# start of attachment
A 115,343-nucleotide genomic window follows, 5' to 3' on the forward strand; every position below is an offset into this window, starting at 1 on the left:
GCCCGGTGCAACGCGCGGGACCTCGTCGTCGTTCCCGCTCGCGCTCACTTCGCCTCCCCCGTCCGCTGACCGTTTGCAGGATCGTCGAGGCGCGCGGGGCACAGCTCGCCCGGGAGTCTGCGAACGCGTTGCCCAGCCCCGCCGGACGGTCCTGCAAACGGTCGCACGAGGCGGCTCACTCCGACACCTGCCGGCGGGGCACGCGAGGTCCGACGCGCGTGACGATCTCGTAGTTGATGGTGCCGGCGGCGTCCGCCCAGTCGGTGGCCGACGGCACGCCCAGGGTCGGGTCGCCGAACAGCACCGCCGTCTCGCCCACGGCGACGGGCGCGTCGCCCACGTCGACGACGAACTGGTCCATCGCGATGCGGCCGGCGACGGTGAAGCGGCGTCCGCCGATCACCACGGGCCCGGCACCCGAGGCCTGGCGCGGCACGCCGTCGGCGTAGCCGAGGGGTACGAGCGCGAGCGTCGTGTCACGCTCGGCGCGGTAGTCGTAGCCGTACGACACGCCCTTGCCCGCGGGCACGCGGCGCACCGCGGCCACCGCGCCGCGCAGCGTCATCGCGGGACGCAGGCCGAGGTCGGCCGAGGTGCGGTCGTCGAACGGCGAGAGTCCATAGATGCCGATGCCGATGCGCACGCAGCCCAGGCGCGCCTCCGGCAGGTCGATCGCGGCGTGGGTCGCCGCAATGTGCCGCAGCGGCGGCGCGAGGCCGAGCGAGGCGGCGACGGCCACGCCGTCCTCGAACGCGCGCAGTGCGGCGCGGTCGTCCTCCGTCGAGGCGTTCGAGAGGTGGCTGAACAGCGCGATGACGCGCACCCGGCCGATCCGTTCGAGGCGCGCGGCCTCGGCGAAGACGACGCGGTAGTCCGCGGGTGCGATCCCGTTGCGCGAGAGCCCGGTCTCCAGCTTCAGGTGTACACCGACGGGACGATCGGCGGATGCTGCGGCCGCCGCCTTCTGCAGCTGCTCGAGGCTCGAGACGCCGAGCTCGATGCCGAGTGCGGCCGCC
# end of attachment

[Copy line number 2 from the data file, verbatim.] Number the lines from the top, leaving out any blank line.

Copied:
GCCCGGTGCAACGCGCGGGACCTCGTCGTCGTTCCCGCTCGCGCTCACTTCGCCTCCCCCGTCCGCTGACCGTTTGCAGGATCGTCGAGGCGCGCGGGGCACAGCTCGCCCGGGAGTCTGCGAACGCGTTGCCCAGCCCCGCCGGACGGTCCTGCAAACGGTCGCACGAGGCGGCTCACTCCGACACCTGCCGGCGGGGCACGCGAGGTCCGACGCGCGTGACGATCTCGTAGTTGATGGTGCCGGCGGCGTCCGCCCAGTCGGTGGCCGACGGCACGCCCAGGGTCGGGTCGCCGAACAGCACCGCCGTCTCGCCCACGGCGACGGGCGCGTCGCCCACGTCGACGACGAACTGGTCCATCGCGATGCGGCCGGCGACGGTGAAGCGGCGTCCGCCGATCACCACGGGCCCGGCACCCGAGGCCTGGCGCGGCACGCCGTCGGCGTAGCCGAGGGGTACGAGCGCGAGCGTCGTGTCACGCTCGGCGCGGTAGTCGTAGCCGTACGACACGCCCTTGCCCGCGGGCACGCGGCGCACCGCGGCCACCGCGCCGCGCAGCGTCATCGCGGGACGCAGGCCGAGGTCGGCCGAGGTGCGGTCGTCGAACGGCGAGAGTCCATAGATGCCGATGCCGATGCGCACGCAGCCCAGGCGCGCCTCCGGCAGGTCGATCGCGGCGTGGGTCGCCGCAATGTGCCGCAGCGGCGGCGCGAGGCCGAGCGAGGCGGCGACGGCCACGCCGTCCTCGAACGCGCGCAGTGCGGCGCGGTCGTCCTCCGTCGAGGCGTTCGAGAGGTGGCTGAACAGCGCGATGACGCGCACCCGGCCGATCCGTTCGAGGCGCGCGGCCTCGGCGAAGACGACGCGGTAGTCCGCGGGTGCGATCCCGTTGCGCGAGAGCCCGGTCTCCAGCTTCAGGTGTACACCGACGGGACGATCGGCGGATGCTGCGGCCGCCGCCTTCTGCAGCTGCTCGAGGCTCGAGACGCCGAGCTCGATGCCGAGTGCGGCCGCC